How theory can help to understand the potential impact of food environment policies on socioeconomic inequalities in diet: an application of Bourdieu's capital theory and the scarcity theory

Sanne K. Djojosoeparto*, Carlijn B.M. Kamphuis, Janas M. Harrington, Anne Lene Løvhaug, Gun Roos, Alexia D.M. Sawyer, Karien Stronks, Laura Terragni, Liv Elin Torheim, Stefanie Vandevijvere, Maartje P. Poelman, Frank J. van Lenthe

*Corresponding author for this work

Research output: Contribution to journalArticleAcademicpeer-review

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Abstract

Government policies that promote healthy food environments are considered promising to reduce socioeconomic inequalities in diet. Empirical evidence of effects on these inequalities, however, is relatively scarce and, with a few exceptions, tends to be inconclusive. We use two contemporary theories that help to understand socioeconomic inequalities in health and health-related behaviours (Bourdieu's capital theory and Mullainathan and Shafir's scarcity theory) to reason how policies influencing food environments may differentially impact lower and higher socioeconomic groups. In essence, these theories enable us to understand how specific elements of broader daily living conditions (e.g. social practices that lead to habitus formation, material conditions that shape experiences of scarcity) may lead to a greater benefit of certain food environment policies for the healthfulness of diets of lower or higher socioeconomic groups. We conclude that the application of theories on the mechanisms underlying socioeconomic inequalities in health can help to guide future empirical studies in testing theory-based hypotheses on differential effects of policies, and thereby enhance the development of effective policies tackling socioeconomic inequalities in dietary intakes.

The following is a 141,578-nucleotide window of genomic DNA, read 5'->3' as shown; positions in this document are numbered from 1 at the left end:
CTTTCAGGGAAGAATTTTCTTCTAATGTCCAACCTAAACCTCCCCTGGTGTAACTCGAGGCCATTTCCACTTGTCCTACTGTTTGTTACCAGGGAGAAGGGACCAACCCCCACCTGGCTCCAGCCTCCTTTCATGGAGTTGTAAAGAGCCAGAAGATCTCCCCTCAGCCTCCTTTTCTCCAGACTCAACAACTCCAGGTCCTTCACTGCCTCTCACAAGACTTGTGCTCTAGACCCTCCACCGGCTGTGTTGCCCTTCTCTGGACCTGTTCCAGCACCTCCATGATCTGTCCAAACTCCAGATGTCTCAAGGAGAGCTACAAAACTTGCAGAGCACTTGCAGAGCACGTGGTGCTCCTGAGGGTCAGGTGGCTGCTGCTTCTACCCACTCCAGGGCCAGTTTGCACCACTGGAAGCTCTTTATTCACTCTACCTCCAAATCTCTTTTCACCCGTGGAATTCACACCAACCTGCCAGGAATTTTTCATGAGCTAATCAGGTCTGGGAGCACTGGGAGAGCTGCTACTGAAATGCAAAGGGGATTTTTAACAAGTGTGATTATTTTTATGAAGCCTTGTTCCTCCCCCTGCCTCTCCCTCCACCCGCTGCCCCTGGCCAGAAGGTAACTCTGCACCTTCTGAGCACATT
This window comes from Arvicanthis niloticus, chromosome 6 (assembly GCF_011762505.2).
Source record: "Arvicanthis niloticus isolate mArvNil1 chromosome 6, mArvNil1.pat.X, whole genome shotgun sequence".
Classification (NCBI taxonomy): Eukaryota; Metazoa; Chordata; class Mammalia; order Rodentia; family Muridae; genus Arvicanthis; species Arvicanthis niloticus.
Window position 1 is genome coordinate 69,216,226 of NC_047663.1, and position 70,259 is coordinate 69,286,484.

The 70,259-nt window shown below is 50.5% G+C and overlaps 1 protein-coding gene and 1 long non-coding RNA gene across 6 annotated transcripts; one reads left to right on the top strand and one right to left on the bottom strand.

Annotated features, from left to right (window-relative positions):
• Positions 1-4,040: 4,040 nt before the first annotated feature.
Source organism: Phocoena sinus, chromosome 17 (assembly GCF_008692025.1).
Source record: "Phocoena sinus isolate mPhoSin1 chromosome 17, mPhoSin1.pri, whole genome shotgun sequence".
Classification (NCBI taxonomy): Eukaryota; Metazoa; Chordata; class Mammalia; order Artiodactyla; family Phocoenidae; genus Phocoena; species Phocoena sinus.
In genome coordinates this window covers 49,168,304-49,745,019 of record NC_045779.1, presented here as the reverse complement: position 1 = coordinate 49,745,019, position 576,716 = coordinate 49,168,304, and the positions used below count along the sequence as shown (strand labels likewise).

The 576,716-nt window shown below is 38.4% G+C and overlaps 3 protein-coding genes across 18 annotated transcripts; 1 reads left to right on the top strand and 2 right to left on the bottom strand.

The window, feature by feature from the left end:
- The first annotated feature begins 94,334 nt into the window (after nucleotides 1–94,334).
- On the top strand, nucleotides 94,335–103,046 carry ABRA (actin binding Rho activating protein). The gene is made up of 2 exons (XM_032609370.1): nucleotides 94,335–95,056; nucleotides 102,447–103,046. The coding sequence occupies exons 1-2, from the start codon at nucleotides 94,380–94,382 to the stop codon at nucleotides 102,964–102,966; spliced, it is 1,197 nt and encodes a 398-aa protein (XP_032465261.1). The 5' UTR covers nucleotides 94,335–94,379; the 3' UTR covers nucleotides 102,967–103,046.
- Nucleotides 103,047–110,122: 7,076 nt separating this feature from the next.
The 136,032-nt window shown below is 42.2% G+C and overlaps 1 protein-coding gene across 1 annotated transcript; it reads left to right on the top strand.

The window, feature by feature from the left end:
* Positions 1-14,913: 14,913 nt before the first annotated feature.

Original languageEnglish
Pages (from-to)iv66-iv70
JournalEuropean Journal of Public Health
Volume32
Issue number4
DOIs
Publication statusPublished - 29 Nov 2022

Bibliographical note

Funding:
The authors declare that this study received funding from The
Netherlands Organization for Health Research and Development
(ZonMw), project number 529051020. ZonMw had no role in the
writing of this article or the decision to submit it for publication.

Publisher Copyright:
© The Author(s) 2022. Published by Oxford University Press on behalf of the European Public Health Association.

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